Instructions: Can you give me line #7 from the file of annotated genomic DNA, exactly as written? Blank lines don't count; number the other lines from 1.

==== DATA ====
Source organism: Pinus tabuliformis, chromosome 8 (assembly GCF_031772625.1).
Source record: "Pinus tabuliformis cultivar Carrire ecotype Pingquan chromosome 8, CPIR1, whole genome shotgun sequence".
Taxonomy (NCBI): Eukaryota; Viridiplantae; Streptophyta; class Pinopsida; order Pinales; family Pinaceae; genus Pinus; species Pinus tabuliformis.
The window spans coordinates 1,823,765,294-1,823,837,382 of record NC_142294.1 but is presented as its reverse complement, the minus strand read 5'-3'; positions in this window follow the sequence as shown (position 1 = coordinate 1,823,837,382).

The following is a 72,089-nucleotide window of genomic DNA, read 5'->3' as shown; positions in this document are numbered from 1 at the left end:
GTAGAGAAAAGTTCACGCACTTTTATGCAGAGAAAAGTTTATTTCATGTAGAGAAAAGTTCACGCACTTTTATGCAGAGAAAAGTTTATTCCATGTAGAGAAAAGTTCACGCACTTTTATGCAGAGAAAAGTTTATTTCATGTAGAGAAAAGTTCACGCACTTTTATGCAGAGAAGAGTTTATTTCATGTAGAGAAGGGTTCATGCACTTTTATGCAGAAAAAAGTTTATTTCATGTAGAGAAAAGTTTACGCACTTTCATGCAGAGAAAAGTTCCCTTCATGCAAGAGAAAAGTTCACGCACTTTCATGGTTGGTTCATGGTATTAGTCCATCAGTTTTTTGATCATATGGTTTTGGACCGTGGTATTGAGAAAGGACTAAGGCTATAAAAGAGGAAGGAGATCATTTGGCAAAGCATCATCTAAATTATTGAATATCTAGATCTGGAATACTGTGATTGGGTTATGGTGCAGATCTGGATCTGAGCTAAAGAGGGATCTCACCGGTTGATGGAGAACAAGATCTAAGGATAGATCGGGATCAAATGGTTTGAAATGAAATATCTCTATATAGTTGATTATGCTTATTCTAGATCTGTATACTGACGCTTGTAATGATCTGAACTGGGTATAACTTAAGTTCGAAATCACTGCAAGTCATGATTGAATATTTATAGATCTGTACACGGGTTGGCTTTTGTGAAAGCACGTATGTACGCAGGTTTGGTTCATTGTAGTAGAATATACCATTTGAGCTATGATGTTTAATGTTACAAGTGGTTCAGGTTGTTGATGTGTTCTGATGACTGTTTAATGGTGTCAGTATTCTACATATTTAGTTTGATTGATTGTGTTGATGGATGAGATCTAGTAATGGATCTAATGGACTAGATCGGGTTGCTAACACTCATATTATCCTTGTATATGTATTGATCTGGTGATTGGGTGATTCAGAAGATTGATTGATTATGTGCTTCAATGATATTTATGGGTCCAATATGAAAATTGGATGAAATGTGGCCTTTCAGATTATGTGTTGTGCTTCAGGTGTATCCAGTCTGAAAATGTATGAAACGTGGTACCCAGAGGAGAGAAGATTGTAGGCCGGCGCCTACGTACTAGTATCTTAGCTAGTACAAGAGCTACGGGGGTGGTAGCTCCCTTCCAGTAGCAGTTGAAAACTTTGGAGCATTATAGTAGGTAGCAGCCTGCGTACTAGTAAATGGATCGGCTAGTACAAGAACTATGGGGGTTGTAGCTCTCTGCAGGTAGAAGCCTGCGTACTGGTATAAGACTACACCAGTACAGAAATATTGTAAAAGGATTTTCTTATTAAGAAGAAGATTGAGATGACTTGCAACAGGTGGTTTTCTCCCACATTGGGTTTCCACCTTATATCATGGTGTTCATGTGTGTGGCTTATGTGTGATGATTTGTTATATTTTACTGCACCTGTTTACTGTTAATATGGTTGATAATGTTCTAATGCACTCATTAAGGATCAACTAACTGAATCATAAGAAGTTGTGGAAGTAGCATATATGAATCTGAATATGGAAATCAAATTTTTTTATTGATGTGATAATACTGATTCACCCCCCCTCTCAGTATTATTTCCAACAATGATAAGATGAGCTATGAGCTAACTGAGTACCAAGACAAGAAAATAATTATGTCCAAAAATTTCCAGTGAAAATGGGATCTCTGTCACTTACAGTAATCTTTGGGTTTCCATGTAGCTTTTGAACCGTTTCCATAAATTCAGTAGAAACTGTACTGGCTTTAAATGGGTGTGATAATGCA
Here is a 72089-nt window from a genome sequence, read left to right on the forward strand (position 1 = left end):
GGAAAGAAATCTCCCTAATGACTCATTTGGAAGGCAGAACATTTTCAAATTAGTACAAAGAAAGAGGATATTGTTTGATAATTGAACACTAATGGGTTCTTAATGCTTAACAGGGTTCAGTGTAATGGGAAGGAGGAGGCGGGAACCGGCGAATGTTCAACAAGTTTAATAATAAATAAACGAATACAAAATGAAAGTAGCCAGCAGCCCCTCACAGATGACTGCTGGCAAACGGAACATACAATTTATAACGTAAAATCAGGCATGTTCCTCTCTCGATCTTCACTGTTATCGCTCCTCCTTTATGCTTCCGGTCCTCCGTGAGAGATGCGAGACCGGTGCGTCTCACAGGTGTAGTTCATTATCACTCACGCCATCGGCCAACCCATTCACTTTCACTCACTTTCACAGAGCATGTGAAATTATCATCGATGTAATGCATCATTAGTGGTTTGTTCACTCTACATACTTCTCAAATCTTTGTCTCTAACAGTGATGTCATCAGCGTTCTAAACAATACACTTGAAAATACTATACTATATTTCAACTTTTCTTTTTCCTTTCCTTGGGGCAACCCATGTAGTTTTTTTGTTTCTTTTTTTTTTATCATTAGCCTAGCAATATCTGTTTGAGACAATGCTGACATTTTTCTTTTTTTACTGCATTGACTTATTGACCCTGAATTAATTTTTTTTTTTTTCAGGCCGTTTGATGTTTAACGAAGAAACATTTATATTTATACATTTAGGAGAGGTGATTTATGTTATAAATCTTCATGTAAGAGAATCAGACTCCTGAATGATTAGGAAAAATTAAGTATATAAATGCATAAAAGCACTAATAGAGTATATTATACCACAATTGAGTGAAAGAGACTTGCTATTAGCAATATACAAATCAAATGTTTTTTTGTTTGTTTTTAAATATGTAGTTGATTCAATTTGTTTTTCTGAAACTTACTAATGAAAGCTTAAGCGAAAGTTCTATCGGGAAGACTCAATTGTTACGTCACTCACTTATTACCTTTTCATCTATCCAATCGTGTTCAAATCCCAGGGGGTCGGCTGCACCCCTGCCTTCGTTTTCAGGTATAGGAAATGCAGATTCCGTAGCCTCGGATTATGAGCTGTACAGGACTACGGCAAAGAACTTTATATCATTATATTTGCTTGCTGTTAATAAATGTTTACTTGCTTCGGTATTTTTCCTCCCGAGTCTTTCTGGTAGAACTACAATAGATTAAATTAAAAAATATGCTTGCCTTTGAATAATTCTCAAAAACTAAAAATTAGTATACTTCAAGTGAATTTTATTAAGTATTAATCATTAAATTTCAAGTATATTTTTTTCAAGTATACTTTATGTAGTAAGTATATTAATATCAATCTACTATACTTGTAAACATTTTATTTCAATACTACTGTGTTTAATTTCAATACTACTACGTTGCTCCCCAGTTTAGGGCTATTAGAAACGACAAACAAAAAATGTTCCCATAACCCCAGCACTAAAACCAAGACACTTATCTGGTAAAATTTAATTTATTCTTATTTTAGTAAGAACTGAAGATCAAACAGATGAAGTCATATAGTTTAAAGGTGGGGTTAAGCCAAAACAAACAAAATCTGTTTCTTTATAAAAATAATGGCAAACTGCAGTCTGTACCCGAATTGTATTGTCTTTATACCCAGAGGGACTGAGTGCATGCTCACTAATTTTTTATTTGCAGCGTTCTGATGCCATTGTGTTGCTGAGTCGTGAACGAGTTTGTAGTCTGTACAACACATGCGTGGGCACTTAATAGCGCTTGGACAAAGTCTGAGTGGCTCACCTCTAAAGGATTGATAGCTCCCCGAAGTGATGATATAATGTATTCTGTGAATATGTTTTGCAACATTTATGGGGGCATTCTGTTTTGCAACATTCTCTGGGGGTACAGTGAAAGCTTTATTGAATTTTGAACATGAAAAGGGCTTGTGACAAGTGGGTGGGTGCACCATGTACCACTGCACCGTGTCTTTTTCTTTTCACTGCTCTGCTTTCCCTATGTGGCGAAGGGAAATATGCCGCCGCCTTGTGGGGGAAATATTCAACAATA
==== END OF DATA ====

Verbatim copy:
Here is a 72089-nt window from a genome sequence, read left to right on the forward strand (position 1 = left end):